I hate this work.
The cycle of nature is no stranger to me, the often brutal necessities survival demands. I have hunted down and killed animals, avoiding cruelty. I have eaten their flesh. These are not animals, not even whole plants. Just parts. They are not even alive to begin with.
And yet, this bothers me more than killing beasts or intelligent creatures. Some days, it feels like I can hear them screaming.
When finished, the arrows don’t look very different, perhaps a little paler than your generic wooden sort, as if a little frost was left on them from the early morning. Skilled archers know the difference, but they are rarely marked with different feathers or paint: this variety is cold to the touch.
The Elves make them only in deep winter. The wood is left to freeze outside, over and over. As the bark is slowly stripped away, the piece is drenched in water, and left to freeze again, day after day. Mystical phrases are uttered, words meant to heal and restore, they vary as those who make use of them. The wood is allowed to rest, then cruel winter bites into it. And the process continues - parting into shafts, all the adjusting, adding the vanes, and so on.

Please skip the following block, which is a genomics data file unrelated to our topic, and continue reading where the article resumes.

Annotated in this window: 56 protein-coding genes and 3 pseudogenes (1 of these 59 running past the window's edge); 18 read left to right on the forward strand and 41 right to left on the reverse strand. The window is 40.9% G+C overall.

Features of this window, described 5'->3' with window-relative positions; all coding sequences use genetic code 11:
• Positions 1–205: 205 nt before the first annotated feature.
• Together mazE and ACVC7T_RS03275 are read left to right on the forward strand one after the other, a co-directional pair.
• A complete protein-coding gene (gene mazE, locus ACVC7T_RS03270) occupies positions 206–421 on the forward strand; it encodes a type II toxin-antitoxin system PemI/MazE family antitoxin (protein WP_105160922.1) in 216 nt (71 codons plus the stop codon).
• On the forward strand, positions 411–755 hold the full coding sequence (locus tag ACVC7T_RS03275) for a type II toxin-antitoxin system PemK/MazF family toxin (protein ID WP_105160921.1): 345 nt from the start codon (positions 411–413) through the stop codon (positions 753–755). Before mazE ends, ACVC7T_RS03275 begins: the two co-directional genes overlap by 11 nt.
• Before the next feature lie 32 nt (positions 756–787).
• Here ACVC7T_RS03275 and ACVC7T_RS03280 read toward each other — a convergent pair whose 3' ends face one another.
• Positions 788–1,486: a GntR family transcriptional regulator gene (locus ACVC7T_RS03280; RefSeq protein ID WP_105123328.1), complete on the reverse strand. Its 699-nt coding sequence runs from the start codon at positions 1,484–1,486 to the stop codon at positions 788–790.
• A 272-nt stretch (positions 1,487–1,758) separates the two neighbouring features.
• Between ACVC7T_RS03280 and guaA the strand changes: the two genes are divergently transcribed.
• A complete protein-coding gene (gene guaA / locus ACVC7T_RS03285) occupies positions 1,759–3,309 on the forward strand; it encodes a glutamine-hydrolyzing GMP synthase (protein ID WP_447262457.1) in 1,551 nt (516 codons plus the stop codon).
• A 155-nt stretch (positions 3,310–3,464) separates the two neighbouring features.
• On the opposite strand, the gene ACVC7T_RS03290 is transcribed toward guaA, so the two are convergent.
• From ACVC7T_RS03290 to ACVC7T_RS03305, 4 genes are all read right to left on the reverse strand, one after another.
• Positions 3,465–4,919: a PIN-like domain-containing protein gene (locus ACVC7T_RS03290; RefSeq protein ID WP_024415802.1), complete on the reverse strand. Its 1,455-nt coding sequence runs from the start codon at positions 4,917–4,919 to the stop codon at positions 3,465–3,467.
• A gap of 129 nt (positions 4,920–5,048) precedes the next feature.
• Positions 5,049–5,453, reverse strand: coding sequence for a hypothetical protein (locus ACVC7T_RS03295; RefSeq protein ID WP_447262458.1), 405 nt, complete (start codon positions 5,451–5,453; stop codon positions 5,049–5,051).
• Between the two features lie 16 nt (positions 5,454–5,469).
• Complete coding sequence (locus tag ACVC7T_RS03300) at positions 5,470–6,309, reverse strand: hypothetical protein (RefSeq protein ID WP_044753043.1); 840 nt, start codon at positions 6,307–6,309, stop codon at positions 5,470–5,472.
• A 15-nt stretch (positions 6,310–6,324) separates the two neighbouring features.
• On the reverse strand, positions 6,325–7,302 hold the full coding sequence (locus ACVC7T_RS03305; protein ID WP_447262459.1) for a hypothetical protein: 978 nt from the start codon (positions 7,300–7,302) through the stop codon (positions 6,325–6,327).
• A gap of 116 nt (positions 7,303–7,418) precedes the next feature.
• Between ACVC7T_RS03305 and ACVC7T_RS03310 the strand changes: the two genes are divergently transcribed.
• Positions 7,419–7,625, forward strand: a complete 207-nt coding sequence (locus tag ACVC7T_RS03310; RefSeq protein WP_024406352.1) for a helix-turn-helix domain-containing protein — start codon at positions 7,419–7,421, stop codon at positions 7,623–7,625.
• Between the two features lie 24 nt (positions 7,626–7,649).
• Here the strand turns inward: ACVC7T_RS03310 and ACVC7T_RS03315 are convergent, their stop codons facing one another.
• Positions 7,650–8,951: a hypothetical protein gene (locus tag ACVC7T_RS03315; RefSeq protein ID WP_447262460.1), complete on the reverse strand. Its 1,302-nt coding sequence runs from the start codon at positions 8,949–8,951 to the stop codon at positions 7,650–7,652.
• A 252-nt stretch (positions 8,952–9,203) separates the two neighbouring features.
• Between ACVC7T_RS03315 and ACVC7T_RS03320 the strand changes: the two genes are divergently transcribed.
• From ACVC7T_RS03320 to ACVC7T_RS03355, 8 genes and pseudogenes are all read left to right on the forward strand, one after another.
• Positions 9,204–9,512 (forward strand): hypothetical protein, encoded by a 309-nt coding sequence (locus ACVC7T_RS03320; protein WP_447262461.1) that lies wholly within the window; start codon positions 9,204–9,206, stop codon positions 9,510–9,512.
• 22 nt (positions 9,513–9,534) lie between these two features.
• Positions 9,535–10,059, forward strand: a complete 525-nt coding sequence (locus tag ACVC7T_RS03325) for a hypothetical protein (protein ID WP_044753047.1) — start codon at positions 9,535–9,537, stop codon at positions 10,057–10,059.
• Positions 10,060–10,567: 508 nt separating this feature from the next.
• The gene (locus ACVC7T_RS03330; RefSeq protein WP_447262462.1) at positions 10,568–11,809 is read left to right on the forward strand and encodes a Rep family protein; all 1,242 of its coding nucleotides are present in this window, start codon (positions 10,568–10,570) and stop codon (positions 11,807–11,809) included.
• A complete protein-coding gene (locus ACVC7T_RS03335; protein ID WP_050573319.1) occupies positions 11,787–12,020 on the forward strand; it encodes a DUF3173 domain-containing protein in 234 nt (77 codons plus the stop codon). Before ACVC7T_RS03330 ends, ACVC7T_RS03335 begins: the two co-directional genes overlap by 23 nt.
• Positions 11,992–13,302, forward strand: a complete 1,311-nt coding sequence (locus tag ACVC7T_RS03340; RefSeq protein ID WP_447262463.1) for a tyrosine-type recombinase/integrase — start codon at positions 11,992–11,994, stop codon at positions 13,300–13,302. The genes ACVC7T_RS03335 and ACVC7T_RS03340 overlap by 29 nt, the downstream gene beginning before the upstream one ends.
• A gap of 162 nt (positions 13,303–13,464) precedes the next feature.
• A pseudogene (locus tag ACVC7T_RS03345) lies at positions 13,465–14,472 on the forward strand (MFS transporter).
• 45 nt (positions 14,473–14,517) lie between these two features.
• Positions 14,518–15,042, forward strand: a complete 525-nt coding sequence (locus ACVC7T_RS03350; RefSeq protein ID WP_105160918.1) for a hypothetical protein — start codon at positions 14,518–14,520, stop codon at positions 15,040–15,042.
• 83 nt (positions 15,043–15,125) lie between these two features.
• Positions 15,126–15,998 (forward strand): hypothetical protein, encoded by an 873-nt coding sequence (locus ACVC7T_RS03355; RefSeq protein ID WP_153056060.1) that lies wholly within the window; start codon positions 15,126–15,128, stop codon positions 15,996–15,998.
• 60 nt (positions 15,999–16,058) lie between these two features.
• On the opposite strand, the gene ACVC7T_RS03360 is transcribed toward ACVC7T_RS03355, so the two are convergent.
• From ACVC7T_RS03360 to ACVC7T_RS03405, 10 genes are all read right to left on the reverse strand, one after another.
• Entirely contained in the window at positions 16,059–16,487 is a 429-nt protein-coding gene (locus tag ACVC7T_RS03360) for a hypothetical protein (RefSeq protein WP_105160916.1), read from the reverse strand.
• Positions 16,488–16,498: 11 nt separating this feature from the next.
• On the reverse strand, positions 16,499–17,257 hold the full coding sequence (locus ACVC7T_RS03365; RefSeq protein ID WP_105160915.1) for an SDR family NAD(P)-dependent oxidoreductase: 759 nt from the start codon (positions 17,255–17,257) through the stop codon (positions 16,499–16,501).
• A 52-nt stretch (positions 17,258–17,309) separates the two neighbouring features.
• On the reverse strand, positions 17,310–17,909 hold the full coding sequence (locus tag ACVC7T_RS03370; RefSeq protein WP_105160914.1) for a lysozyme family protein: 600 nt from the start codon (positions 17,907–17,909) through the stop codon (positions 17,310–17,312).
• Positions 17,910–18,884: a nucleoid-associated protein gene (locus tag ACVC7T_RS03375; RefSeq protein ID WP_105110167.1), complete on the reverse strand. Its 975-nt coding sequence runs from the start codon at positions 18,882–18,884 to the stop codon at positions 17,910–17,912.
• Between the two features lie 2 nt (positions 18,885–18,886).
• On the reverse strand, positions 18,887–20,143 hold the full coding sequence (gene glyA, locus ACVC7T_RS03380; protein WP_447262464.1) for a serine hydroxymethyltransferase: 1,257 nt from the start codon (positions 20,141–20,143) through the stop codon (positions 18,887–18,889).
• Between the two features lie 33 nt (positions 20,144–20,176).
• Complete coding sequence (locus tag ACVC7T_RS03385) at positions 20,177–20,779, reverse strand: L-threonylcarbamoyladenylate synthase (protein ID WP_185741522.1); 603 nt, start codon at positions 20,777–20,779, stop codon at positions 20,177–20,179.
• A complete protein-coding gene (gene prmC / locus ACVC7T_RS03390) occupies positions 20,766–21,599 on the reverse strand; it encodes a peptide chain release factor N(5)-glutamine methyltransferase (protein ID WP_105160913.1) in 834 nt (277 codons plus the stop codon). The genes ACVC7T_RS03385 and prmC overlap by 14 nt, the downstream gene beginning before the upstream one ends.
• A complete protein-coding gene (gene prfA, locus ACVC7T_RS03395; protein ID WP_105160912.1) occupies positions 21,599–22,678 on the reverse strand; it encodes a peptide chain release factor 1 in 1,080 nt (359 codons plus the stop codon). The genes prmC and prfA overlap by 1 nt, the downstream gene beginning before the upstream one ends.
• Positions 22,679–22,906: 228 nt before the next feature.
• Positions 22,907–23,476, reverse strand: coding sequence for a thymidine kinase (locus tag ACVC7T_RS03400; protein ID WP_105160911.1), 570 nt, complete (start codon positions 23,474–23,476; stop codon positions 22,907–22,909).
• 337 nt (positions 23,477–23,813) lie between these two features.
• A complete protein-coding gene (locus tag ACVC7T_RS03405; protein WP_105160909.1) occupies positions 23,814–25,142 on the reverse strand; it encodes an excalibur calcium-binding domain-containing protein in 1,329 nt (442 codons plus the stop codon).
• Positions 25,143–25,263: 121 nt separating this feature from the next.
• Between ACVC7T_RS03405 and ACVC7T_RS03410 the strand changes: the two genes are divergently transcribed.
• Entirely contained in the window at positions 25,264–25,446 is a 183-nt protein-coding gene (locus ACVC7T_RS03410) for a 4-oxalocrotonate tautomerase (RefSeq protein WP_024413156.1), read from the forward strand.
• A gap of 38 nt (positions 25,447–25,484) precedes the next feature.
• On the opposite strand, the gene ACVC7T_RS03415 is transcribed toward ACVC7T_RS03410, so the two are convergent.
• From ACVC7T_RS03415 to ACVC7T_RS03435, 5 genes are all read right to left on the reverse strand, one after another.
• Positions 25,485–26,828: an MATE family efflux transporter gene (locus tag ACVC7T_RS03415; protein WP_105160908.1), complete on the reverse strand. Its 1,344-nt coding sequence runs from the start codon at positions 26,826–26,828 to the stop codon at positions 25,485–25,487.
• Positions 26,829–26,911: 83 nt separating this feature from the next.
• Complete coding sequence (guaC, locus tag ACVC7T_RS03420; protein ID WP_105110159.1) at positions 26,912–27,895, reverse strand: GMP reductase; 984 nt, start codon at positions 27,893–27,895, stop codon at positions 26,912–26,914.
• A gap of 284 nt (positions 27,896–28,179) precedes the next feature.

Meanwhile, the wood has been frozen to cold death and restored many times; less than a third will come out of the process in a usable form. For the makers, it is a long, tiring work. But the result seems worth it, just be sure to employ them before next winter… they will not bear another.
In shooting, it is a weak magical missile (it can be your generic +1 arrow). But if it hits living matter, it becomes more. The suffering of winter cannot be born anymore, the wood warps and splits like it should at its birth, likely increasing the damage caused, and making the removal a horrible mess. Besides the pain caused by the wound itself, the biting cold it absorbed is discharged, potentially shocking the victim to its core.
The arrow is sometimes called Rank-Breaker, and if used correctly it can shake even massive war beasts, normally impervious to little wooden sticks.